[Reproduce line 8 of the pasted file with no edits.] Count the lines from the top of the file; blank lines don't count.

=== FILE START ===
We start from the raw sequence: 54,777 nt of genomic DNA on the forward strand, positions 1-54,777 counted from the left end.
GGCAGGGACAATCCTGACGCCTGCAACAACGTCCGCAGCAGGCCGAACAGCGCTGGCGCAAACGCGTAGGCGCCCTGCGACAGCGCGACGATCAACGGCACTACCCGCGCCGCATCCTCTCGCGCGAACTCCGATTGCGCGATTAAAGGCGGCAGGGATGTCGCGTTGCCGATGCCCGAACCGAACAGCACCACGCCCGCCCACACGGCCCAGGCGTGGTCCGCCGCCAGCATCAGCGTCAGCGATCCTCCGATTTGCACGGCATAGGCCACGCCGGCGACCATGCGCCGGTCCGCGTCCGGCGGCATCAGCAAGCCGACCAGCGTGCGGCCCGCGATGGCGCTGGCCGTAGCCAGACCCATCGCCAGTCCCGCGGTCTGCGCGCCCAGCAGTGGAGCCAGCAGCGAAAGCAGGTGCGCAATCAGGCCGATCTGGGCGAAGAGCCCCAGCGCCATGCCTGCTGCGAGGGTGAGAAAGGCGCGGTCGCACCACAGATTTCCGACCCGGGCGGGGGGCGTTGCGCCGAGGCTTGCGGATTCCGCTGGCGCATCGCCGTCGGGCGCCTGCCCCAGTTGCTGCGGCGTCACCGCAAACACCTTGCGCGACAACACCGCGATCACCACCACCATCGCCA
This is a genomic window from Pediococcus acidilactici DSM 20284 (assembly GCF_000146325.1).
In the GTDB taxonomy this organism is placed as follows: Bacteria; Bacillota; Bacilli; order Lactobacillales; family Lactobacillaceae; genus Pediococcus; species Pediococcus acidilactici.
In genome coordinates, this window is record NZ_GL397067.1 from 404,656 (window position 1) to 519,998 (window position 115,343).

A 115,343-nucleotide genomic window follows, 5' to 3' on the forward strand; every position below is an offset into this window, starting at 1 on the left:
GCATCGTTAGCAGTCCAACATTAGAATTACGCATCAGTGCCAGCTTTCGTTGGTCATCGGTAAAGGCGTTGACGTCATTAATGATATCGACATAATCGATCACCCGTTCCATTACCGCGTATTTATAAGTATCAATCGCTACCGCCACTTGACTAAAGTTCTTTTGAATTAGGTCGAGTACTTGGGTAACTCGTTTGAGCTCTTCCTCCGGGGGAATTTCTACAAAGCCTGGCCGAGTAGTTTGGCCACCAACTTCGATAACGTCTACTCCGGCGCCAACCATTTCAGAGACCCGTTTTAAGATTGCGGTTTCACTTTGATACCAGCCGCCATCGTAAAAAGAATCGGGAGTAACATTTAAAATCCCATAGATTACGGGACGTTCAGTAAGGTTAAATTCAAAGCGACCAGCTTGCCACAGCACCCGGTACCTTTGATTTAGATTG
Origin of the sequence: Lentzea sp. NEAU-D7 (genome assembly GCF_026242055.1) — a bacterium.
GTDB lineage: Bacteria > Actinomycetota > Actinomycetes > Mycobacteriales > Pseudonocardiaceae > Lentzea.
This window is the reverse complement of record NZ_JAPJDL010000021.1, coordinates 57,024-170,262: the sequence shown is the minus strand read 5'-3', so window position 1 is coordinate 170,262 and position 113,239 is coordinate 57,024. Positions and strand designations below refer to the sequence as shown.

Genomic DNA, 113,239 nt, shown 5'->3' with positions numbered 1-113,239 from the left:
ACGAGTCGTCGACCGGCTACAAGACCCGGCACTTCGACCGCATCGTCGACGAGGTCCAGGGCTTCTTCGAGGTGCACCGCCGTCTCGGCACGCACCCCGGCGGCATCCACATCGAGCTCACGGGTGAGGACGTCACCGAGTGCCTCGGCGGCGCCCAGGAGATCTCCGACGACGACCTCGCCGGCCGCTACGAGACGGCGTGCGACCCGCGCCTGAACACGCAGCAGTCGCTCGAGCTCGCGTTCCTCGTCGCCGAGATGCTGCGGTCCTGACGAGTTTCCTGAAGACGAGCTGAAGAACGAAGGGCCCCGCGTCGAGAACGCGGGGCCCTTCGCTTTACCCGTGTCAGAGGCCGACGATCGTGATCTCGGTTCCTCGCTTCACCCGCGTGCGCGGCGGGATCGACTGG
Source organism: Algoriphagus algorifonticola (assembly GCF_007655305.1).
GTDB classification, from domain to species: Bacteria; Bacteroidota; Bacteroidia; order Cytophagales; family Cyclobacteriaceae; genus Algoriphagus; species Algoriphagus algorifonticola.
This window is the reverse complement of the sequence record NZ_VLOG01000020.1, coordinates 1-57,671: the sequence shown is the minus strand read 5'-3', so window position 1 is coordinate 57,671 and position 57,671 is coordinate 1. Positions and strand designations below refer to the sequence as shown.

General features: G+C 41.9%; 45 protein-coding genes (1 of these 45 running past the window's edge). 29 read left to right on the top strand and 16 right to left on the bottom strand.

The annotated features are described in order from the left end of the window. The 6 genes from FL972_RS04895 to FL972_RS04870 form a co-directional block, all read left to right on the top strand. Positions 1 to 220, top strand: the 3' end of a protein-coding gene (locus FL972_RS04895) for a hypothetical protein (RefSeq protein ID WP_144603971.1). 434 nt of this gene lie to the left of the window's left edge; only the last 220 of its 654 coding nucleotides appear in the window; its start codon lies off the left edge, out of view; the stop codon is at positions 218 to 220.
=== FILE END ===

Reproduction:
Origin of the sequence: Lentzea sp. NEAU-D7 (genome assembly GCF_026242055.1) — a bacterium.